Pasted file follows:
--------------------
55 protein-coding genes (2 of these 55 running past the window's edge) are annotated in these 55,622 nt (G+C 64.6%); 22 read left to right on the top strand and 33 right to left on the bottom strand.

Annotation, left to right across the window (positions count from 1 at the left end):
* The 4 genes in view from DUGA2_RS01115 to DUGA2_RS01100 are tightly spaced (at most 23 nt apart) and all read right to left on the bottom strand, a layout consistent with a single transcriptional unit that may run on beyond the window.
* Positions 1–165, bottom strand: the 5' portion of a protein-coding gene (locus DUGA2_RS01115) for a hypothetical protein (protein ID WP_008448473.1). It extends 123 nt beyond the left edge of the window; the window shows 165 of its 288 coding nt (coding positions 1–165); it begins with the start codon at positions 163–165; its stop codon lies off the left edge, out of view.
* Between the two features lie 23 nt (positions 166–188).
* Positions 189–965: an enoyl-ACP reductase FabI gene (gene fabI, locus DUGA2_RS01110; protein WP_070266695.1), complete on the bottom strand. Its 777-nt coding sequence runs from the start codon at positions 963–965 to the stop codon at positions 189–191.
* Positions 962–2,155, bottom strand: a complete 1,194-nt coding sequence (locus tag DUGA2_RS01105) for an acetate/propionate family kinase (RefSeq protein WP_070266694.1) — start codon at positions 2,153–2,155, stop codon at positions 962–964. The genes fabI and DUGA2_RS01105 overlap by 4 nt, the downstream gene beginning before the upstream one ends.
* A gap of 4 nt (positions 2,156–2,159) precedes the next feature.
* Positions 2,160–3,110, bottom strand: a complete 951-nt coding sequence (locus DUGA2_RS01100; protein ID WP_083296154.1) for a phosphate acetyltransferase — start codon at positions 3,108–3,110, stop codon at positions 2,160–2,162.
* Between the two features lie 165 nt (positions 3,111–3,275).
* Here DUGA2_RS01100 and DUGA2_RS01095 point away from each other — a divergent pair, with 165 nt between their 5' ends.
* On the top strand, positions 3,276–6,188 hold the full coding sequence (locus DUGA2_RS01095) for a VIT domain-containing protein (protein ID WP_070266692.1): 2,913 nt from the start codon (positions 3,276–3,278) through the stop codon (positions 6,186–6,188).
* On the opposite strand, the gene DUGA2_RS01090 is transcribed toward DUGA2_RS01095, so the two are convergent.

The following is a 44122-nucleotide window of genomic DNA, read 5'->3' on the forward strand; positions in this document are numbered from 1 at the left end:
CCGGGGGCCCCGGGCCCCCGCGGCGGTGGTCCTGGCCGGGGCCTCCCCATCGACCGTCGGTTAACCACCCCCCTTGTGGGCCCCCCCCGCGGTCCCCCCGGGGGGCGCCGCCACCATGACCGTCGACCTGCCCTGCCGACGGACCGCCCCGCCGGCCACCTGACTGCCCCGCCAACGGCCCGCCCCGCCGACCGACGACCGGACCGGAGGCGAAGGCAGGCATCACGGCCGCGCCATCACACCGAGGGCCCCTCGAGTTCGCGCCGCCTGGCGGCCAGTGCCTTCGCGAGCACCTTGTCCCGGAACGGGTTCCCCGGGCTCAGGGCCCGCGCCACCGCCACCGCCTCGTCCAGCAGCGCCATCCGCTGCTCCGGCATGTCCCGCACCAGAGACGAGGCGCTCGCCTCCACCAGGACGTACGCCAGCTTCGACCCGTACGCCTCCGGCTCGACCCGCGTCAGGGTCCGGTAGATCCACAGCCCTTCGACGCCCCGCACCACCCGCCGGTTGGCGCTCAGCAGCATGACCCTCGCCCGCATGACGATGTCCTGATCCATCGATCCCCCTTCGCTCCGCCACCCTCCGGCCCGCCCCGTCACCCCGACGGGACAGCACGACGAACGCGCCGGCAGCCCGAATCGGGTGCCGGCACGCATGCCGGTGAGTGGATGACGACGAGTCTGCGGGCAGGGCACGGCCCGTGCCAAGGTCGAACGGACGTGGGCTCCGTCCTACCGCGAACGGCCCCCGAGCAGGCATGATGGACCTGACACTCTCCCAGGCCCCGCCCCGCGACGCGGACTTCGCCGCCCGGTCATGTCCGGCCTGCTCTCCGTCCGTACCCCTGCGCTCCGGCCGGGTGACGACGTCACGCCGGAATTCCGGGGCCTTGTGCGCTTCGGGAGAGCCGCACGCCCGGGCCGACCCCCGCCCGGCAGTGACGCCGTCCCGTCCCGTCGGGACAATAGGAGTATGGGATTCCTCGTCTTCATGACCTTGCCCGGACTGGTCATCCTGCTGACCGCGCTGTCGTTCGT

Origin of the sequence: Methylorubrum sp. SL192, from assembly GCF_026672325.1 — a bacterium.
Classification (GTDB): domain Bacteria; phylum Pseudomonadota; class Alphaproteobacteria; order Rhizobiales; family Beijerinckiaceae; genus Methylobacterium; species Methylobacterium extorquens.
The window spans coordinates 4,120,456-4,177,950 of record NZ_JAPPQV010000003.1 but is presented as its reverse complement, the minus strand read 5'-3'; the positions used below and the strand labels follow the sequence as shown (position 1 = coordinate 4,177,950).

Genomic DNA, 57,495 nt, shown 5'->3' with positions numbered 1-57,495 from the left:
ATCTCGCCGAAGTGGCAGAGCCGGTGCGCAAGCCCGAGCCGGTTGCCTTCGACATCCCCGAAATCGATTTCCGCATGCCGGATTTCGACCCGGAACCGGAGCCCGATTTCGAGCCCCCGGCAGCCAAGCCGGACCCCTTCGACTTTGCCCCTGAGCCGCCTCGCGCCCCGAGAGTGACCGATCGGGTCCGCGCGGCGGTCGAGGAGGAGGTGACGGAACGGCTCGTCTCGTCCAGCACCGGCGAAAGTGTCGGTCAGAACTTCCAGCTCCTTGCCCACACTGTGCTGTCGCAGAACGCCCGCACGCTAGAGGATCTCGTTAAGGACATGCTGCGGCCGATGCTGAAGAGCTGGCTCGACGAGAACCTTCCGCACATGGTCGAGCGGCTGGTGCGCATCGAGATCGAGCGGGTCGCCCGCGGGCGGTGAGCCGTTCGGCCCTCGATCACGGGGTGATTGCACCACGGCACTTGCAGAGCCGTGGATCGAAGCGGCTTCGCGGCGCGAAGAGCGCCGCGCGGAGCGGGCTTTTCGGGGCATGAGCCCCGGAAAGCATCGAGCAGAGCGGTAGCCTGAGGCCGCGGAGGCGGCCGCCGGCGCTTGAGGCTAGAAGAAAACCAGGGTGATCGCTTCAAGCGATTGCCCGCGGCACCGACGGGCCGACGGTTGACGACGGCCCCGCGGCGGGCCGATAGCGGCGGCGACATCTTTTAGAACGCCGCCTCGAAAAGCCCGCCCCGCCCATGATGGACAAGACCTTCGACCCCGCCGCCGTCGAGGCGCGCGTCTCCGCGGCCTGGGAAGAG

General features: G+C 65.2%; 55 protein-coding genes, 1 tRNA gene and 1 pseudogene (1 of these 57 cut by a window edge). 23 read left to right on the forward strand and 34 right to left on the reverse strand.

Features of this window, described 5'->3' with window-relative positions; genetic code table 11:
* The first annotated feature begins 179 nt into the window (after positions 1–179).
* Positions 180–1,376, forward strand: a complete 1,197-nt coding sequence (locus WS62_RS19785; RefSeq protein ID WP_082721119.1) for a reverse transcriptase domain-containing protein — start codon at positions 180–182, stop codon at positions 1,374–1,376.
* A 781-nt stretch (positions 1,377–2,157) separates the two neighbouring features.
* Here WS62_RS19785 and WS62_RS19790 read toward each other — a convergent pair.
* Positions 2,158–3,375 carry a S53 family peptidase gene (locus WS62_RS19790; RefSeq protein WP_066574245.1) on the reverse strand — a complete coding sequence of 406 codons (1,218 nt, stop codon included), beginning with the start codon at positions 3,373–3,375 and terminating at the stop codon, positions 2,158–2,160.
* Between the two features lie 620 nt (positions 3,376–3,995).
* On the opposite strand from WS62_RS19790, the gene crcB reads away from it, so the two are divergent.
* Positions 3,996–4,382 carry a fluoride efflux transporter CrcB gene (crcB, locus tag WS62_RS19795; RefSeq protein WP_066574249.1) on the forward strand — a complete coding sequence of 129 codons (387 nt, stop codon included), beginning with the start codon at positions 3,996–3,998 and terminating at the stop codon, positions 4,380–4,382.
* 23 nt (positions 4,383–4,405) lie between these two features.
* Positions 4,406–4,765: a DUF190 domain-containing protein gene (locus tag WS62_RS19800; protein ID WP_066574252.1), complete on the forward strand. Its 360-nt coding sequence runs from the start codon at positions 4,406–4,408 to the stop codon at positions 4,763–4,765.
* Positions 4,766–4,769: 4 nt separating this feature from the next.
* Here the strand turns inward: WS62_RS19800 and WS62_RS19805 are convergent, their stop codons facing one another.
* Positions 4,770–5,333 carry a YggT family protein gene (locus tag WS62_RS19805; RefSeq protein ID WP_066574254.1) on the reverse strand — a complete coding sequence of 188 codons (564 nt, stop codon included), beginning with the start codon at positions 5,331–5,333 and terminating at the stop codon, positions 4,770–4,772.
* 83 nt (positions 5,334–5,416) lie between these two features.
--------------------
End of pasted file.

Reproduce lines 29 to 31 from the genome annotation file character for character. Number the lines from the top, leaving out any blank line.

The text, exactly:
* On the opposite strand from WS62_RS19790, the gene crcB reads away from it, so the two are divergent.
* Positions 3,996–4,382 carry a fluoride efflux transporter CrcB gene (crcB, locus tag WS62_RS19795; RefSeq protein WP_066574249.1) on the forward strand — a complete coding sequence of 129 codons (387 nt, stop codon included), beginning with the start codon at positions 3,996–3,998 and terminating at the stop codon, positions 4,380–4,382.
* 23 nt (positions 4,383–4,405) lie between these two features.